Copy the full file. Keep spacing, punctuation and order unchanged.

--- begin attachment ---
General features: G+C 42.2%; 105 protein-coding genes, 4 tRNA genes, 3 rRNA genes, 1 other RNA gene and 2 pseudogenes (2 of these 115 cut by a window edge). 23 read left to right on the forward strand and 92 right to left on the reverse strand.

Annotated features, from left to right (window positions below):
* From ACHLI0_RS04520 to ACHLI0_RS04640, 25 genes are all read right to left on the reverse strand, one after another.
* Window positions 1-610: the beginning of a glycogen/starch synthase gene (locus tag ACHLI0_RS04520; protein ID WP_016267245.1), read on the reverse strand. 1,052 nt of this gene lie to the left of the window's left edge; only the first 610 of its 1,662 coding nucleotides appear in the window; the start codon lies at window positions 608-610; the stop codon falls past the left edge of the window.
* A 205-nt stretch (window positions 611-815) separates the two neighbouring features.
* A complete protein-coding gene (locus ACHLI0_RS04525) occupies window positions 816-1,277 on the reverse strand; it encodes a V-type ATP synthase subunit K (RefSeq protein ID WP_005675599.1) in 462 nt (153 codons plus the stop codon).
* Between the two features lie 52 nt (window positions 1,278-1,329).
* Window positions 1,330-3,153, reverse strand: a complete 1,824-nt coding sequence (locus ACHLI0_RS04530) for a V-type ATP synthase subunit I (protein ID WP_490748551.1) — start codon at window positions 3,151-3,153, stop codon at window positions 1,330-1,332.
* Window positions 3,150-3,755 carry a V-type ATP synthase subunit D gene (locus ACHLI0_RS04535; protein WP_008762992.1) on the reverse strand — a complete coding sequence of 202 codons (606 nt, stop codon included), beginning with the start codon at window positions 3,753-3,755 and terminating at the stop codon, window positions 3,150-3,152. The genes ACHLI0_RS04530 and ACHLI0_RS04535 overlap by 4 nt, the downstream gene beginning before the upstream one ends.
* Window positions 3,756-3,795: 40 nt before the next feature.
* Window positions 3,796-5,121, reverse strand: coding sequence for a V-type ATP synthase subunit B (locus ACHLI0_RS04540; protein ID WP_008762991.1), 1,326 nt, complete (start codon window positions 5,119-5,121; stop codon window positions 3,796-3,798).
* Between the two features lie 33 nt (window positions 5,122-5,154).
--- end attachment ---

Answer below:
General features: G+C 42.2%; 105 protein-coding genes, 4 tRNA genes, 3 rRNA genes, 1 other RNA gene and 2 pseudogenes (2 of these 115 cut by a window edge). 23 read left to right on the forward strand and 92 right to left on the reverse strand.

Annotated features, from left to right (window positions below):
* From ACHLI0_RS04520 to ACHLI0_RS04640, 25 genes are all read right to left on the reverse strand, one after another.
* Window positions 1-610: the beginning of a glycogen/starch synthase gene (locus tag ACHLI0_RS04520; protein ID WP_016267245.1), read on the reverse strand. 1,052 nt of this gene lie to the left of the window's left edge; only the first 610 of its 1,662 coding nucleotides appear in the window; the start codon lies at window positions 608-610; the stop codon falls past the left edge of the window.
* A 205-nt stretch (window positions 611-815) separates the two neighbouring features.
* A complete protein-coding gene (locus ACHLI0_RS04525) occupies window positions 816-1,277 on the reverse strand; it encodes a V-type ATP synthase subunit K (RefSeq protein ID WP_005675599.1) in 462 nt (153 codons plus the stop codon).
* Between the two features lie 52 nt (window positions 1,278-1,329).
* Window positions 1,330-3,153, reverse strand: a complete 1,824-nt coding sequence (locus ACHLI0_RS04530) for a V-type ATP synthase subunit I (protein ID WP_490748551.1) — start codon at window positions 3,151-3,153, stop codon at window positions 1,330-1,332.
* Window positions 3,150-3,755 carry a V-type ATP synthase subunit D gene (locus ACHLI0_RS04535; protein WP_008762992.1) on the reverse strand — a complete coding sequence of 202 codons (606 nt, stop codon included), beginning with the start codon at window positions 3,753-3,755 and terminating at the stop codon, window positions 3,150-3,152. The genes ACHLI0_RS04530 and ACHLI0_RS04535 overlap by 4 nt, the downstream gene beginning before the upstream one ends.
* Window positions 3,756-3,795: 40 nt before the next feature.
* Window positions 3,796-5,121, reverse strand: coding sequence for a V-type ATP synthase subunit B (locus ACHLI0_RS04540; protein ID WP_008762991.1), 1,326 nt, complete (start codon window positions 5,119-5,121; stop codon window positions 3,796-3,798).
* Between the two features lie 33 nt (window positions 5,122-5,154).